Finding the right candidate for a job can be hard—but a new solution from Utah-based ZIFF Inc. may make the process easier by using face emotion technology.
ZIFF said its program can observe subtle behaviors that could indicate the suitability of applicants for specific jobs, according to Scripps Media. The program can be taught to collect data on behaviors like eye movement, smiling and micro-expressions. This data can be assessed and analyzed to predict how well someone would perform in an occupation.
“I can get an interview on my phone and so I pull up an app on my phone from the email. I’d be directed to answer certain questions. I’d be prompted say ‘are you ready for question one?'” said Ben Taylor, chief data officer of ZIFF in comments reported by Scripps.
“It’s actually pulling out what we call digital competencies,” Taylor said. “So that would be friendliness, attention and then the contents of what you say. So, what did you say during the interview process? How did you deliver it? And in the end, it takes tens of thousands if not more points to make decisions.”
Ziff claims its technology leads to faster hiring, finds better matches for specific jobs.
As a collateral benefit, the facial emotion technology can help eliminate biases from the candidate-selection process. The system excludes any focus on things that aren’t relevant to the qualifications for a position, such as race, age or sex.
Taylor indicated that it’s possible for AI technology to eliminate racism in hiring processes, according to Scripps.
Facial recognition and facial emotion technology is gaining increased acceptance in various applications in the business and public safety sectors.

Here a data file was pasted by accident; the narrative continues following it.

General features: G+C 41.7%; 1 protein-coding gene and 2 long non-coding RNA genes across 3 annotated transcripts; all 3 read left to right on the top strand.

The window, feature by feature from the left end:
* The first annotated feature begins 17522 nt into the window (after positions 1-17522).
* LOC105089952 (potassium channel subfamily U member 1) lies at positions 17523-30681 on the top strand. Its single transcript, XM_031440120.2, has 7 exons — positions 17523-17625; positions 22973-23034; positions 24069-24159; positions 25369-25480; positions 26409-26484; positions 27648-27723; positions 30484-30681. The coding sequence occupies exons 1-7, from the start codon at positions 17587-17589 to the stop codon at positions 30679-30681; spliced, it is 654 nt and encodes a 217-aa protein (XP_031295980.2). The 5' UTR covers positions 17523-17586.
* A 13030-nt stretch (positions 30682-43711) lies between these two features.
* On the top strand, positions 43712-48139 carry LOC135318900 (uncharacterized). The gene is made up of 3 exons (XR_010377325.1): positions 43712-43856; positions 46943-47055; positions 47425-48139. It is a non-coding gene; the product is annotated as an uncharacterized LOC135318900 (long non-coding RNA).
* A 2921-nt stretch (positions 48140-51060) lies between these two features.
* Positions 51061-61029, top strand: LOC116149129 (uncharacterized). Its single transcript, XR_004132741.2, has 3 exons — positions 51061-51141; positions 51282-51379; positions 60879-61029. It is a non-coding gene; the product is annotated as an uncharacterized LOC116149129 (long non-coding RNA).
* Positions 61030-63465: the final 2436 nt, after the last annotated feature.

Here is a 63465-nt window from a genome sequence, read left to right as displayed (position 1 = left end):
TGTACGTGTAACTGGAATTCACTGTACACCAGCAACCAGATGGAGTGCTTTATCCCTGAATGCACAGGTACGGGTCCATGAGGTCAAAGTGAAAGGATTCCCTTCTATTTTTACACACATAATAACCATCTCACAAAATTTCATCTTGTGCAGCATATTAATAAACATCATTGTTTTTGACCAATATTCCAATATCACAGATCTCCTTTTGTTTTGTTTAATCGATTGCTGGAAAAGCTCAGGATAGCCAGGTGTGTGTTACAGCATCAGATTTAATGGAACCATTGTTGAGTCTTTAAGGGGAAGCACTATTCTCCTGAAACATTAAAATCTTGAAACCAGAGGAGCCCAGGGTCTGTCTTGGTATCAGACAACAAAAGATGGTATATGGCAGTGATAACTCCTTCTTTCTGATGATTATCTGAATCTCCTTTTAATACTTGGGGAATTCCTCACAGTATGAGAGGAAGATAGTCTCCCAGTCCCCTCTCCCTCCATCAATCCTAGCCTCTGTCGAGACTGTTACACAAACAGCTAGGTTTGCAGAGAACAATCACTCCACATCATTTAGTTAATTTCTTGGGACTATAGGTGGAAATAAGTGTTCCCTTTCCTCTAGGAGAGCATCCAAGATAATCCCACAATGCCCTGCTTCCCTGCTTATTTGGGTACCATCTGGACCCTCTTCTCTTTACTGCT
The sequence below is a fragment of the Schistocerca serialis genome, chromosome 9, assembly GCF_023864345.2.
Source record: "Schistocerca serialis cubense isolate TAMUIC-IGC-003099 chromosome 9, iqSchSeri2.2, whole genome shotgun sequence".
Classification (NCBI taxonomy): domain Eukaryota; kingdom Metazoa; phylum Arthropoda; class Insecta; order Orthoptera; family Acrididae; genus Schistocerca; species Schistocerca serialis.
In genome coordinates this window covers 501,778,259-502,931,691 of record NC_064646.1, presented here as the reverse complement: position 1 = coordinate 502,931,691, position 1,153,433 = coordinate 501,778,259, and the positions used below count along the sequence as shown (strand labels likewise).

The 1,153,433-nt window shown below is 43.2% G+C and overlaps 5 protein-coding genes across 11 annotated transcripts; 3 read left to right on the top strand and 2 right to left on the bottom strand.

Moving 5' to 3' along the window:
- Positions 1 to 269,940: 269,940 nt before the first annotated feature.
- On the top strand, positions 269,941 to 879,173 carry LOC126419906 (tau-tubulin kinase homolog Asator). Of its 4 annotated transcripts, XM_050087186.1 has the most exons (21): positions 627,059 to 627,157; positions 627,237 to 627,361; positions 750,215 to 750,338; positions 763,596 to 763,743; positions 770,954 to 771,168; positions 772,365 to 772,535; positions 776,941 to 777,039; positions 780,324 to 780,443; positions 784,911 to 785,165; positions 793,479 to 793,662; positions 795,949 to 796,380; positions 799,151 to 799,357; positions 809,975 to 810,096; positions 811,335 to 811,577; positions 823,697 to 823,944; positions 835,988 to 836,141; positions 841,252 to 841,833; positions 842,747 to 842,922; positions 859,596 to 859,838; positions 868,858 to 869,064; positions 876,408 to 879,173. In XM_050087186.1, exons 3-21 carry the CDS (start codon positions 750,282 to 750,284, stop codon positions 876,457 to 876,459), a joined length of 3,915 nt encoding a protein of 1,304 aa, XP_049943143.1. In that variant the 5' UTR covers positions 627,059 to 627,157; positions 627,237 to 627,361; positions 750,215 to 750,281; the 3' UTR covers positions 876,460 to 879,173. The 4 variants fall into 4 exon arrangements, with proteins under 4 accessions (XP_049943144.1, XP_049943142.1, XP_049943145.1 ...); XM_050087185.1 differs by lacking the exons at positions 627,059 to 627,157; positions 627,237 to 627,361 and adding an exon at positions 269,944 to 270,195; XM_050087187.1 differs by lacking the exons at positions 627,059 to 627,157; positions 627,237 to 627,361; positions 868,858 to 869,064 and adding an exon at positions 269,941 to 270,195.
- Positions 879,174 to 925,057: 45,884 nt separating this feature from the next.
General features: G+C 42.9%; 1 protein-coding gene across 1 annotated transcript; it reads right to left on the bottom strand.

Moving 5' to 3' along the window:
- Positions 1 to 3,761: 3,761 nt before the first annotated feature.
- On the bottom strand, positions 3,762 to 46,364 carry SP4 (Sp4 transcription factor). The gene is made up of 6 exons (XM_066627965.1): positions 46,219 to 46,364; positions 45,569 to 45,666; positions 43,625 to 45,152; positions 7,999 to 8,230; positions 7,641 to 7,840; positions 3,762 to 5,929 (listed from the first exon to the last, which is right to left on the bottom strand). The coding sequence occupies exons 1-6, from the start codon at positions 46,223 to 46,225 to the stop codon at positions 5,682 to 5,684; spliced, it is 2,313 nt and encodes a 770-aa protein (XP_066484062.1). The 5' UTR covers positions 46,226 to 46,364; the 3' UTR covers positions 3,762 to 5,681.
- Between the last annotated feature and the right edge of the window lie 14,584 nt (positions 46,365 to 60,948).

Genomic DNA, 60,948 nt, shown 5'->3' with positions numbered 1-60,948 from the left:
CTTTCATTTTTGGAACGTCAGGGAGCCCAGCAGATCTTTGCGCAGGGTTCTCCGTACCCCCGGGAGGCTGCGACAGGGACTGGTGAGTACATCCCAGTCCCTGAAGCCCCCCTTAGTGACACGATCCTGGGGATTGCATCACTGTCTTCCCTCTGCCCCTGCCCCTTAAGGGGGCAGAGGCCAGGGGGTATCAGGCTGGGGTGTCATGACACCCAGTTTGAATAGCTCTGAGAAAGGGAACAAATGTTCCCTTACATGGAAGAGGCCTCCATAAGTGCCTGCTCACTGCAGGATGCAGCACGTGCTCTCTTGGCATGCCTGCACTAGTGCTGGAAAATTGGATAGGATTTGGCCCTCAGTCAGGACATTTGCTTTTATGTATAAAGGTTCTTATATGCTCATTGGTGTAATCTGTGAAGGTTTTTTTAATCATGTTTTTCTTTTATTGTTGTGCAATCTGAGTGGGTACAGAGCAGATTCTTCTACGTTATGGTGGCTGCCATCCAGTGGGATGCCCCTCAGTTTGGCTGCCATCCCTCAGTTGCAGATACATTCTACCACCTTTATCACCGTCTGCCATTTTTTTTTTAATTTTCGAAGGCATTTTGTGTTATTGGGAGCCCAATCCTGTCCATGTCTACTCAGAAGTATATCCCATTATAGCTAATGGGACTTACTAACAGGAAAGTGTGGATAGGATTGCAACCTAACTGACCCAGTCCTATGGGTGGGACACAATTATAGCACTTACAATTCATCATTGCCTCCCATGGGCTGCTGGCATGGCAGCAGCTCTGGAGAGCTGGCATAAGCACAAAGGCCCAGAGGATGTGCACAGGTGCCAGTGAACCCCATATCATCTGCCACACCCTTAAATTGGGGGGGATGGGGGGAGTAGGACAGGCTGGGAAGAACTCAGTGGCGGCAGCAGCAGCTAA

- Walt Disney is using facial emotion algorithms to gauge audience reaction to its films.
- Facebook has applied for a patent for a face-emotion technology that checks on the feelings of subscribers viewing content on the social media network.
- Russian startup based NTechLab said its FindFace face-emotion software can detect behavior that may portend illegal activity.
Beyond face recognition and emotion, ZIFF offers AI technology for a range of other applications.
The company’s algorithms are used in drones to support semi-autonomous flight. ZIFF also can sort through vast digital libraries of photos and find the best images among them to use in photobooks. Furthermore, ZIFF has developed an AI Beauty Score, which it claims is more accurate than plastic surgeons as rating people’s appearances.
Nirel Marofsky is project analyst for the cognitive engine and application ecosystem at Veritone. She acts as a liaison to strategic partners, integrating developers and their capabilities into the Veritone Platform. Learn more about our platform and join the Veritone developer ecosystem today.